It's not hard to imagine that the 2010 BP Deepwater Horizon oil spill, in which 4.9 million barrels of oil spewed into the Gulf of Mexico, hurt the wildlife there. But how much? Studies addressing this question have begun to come out, and they don't paint a rosy picture.
In March, research found that in several species of fish, including Bluefin tuna, young animals that were exposed to oil from the spill developed numerous heart defects that often proved fatal. Now, another study, by many of the same researchers, has found that young mahi-mahi exposed to oil from the BP spill swam nearly half the speed of unexposed fish.
Mahi-mahi are among the fastest-swimming fish in the world (and a favorite on dinner plates, too). These slower mahi-mahi would be more likely to be caught and eaten in the wild, and to not make it to adulthood, the scientists said. "The worry is that if you have reduced swimming performance you’re going to be less effective at capturing prey, and less effective in avoiding (predators)," Martin Grosell, a study author and professor at the University of Miami, told Reuters.
That's not good news. As the Miami Herald noted:
Both studies — disputed by BP — are worrisome because tuna, whose numbers have dropped by as much as 75 percent in the last 40 years, and mahi began their spring spawning just as the spill occurred, sending fragile embryos across warm surface waters and into a patchwork of oil slicks that covered more than six square miles.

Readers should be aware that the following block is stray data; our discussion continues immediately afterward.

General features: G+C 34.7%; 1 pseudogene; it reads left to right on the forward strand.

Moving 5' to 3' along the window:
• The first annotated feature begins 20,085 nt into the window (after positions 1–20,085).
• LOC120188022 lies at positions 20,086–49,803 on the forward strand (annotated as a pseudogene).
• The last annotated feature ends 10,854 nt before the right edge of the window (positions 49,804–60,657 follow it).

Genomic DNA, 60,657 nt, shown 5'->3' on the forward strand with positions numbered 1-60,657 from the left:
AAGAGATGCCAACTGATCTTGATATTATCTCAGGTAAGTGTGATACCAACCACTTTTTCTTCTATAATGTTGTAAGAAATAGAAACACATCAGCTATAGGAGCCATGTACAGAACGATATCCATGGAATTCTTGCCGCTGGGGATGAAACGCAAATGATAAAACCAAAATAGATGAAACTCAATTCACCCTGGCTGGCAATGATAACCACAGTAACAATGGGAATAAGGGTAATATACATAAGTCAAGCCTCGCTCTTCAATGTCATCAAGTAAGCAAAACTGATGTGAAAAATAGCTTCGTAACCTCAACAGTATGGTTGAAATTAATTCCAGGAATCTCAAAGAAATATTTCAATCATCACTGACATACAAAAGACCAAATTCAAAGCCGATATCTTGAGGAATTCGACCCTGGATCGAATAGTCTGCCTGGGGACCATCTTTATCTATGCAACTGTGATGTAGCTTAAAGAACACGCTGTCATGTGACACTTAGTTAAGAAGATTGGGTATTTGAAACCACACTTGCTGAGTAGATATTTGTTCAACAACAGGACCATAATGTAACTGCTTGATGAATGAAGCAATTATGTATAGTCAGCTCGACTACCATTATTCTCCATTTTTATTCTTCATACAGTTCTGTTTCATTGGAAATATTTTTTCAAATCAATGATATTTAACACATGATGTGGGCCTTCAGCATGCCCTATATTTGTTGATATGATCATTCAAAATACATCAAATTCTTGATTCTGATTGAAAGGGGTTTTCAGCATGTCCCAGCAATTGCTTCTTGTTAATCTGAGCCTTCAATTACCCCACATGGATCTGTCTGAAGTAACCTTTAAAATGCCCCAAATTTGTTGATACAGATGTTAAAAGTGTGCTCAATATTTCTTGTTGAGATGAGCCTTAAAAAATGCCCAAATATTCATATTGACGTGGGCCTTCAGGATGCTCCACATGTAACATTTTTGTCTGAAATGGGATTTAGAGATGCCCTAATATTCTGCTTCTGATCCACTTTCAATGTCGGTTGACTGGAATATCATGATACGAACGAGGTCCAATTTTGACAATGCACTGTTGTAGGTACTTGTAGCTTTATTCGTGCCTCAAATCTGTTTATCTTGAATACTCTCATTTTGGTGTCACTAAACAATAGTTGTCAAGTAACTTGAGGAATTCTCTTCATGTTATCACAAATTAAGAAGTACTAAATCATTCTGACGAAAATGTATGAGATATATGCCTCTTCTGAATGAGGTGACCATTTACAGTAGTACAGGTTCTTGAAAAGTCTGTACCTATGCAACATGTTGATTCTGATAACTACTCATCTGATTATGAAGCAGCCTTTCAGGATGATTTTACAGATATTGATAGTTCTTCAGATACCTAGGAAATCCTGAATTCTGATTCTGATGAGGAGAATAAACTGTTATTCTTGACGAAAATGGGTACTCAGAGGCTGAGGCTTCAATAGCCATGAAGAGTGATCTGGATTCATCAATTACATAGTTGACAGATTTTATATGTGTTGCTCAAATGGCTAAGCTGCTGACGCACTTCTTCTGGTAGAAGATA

The scientists didn't directly measure fish in the wild, but created conditions in the lab similar to those that would have been found in the Gulf at the time of the spill, using oil collected from near the damaged wellhead and the water's surface in the summer of 2010. They exposed embryos and larvae of mahi-mahi to the oil for 48 hours and found that a few weeks later, these fish swam 37 percent slower than those that hadn't grown up in oily environs.
Young mahi-mahi (Coryphaena hippurus), also known as dolphinfish, usually swim at a rate of five body lengths per second, the Herald reported. That's the equivalent of a six-foot human swimming 30 feet in a second. But young oil-exposed fish only swam three body-lengths per second.